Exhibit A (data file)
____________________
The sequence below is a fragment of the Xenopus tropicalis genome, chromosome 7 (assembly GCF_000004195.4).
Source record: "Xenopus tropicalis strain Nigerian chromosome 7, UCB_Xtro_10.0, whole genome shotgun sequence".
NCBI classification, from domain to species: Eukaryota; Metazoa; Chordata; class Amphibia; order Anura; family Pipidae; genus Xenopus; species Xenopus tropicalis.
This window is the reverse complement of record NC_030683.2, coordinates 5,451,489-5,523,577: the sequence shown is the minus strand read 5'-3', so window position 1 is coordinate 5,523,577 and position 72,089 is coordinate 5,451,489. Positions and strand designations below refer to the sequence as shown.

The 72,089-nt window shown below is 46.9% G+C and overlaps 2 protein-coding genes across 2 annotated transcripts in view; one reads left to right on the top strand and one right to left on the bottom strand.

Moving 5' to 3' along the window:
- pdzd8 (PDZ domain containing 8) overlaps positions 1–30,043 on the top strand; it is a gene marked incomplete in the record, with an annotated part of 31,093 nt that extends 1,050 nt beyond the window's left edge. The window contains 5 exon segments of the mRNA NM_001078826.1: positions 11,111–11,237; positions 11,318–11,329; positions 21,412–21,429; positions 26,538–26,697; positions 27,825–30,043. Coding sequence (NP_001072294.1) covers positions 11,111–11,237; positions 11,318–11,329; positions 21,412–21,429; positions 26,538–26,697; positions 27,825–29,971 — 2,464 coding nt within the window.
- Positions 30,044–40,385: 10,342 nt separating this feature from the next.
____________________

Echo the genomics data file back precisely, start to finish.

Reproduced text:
The sequence below is a fragment of the Xenopus tropicalis genome, chromosome 7 (assembly GCF_000004195.4).
Source record: "Xenopus tropicalis strain Nigerian chromosome 7, UCB_Xtro_10.0, whole genome shotgun sequence".
NCBI classification, from domain to species: Eukaryota; Metazoa; Chordata; class Amphibia; order Anura; family Pipidae; genus Xenopus; species Xenopus tropicalis.
This window is the reverse complement of record NC_030683.2, coordinates 5,451,489-5,523,577: the sequence shown is the minus strand read 5'-3', so window position 1 is coordinate 5,523,577 and position 72,089 is coordinate 5,451,489. Positions and strand designations below refer to the sequence as shown.

The 72,089-nt window shown below is 46.9% G+C and overlaps 2 protein-coding genes across 2 annotated transcripts in view; one reads left to right on the top strand and one right to left on the bottom strand.

Moving 5' to 3' along the window:
- pdzd8 (PDZ domain containing 8) overlaps positions 1–30,043 on the top strand; it is a gene marked incomplete in the record, with an annotated part of 31,093 nt that extends 1,050 nt beyond the window's left edge. The window contains 5 exon segments of the mRNA NM_001078826.1: positions 11,111–11,237; positions 11,318–11,329; positions 21,412–21,429; positions 26,538–26,697; positions 27,825–30,043. Coding sequence (NP_001072294.1) covers positions 11,111–11,237; positions 11,318–11,329; positions 21,412–21,429; positions 26,538–26,697; positions 27,825–29,971 — 2,464 coding nt within the window.
- Positions 30,044–40,385: 10,342 nt separating this feature from the next.